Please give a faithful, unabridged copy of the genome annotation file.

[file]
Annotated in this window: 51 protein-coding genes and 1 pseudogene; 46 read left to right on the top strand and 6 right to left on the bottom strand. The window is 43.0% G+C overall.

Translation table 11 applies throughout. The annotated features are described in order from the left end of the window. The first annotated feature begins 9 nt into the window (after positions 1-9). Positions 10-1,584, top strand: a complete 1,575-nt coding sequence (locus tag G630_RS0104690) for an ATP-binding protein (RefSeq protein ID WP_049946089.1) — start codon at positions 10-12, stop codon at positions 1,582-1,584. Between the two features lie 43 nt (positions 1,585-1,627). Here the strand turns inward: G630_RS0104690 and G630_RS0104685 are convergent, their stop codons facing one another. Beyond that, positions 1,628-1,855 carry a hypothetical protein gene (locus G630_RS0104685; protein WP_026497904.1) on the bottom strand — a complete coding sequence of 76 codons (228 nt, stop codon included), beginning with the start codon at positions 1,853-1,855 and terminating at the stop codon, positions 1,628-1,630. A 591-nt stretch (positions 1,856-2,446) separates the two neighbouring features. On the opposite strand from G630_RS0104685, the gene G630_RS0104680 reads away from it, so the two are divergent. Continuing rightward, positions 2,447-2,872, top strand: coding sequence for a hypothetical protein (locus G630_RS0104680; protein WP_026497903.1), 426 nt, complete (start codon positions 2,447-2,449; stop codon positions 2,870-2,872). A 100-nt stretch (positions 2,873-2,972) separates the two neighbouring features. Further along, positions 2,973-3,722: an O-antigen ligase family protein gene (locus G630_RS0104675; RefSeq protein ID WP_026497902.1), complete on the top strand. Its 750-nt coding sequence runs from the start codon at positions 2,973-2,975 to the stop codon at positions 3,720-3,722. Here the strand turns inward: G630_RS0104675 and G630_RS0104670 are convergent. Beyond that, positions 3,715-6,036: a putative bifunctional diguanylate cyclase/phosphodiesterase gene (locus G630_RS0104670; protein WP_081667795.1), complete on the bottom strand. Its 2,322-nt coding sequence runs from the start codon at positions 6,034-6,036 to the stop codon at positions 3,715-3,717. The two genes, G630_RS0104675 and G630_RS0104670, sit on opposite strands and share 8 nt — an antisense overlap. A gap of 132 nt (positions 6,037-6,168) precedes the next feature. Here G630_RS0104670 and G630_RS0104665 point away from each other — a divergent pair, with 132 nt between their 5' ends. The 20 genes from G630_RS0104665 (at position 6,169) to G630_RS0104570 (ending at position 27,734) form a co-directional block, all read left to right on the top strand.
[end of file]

Annotated in this window: 51 protein-coding genes and 1 pseudogene; 46 read left to right on the top strand and 6 right to left on the bottom strand. The window is 43.0% G+C overall.

Translation table 11 applies throughout. The annotated features are described in order from the left end of the window. The first annotated feature begins 9 nt into the window (after positions 1-9). Positions 10-1,584, top strand: a complete 1,575-nt coding sequence (locus tag G630_RS0104690) for an ATP-binding protein (RefSeq protein ID WP_049946089.1) — start codon at positions 10-12, stop codon at positions 1,582-1,584. Between the two features lie 43 nt (positions 1,585-1,627). Here the strand turns inward: G630_RS0104690 and G630_RS0104685 are convergent, their stop codons facing one another. Beyond that, positions 1,628-1,855 carry a hypothetical protein gene (locus G630_RS0104685; protein WP_026497904.1) on the bottom strand — a complete coding sequence of 76 codons (228 nt, stop codon included), beginning with the start codon at positions 1,853-1,855 and terminating at the stop codon, positions 1,628-1,630. A 591-nt stretch (positions 1,856-2,446) separates the two neighbouring features. On the opposite strand from G630_RS0104685, the gene G630_RS0104680 reads away from it, so the two are divergent. Continuing rightward, positions 2,447-2,872, top strand: coding sequence for a hypothetical protein (locus G630_RS0104680; protein WP_026497903.1), 426 nt, complete (start codon positions 2,447-2,449; stop codon positions 2,870-2,872). A 100-nt stretch (positions 2,873-2,972) separates the two neighbouring features. Further along, positions 2,973-3,722: an O-antigen ligase family protein gene (locus G630_RS0104675; RefSeq protein ID WP_026497902.1), complete on the top strand. Its 750-nt coding sequence runs from the start codon at positions 2,973-2,975 to the stop codon at positions 3,720-3,722. Here the strand turns inward: G630_RS0104675 and G630_RS0104670 are convergent. Beyond that, positions 3,715-6,036: a putative bifunctional diguanylate cyclase/phosphodiesterase gene (locus G630_RS0104670; protein WP_081667795.1), complete on the bottom strand. Its 2,322-nt coding sequence runs from the start codon at positions 6,034-6,036 to the stop codon at positions 3,715-3,717. The two genes, G630_RS0104675 and G630_RS0104670, sit on opposite strands and share 8 nt — an antisense overlap. A gap of 132 nt (positions 6,037-6,168) precedes the next feature. Here G630_RS0104670 and G630_RS0104665 point away from each other — a divergent pair, with 132 nt between their 5' ends. The 20 genes from G630_RS0104665 (at position 6,169) to G630_RS0104570 (ending at position 27,734) form a co-directional block, all read left to right on the top strand.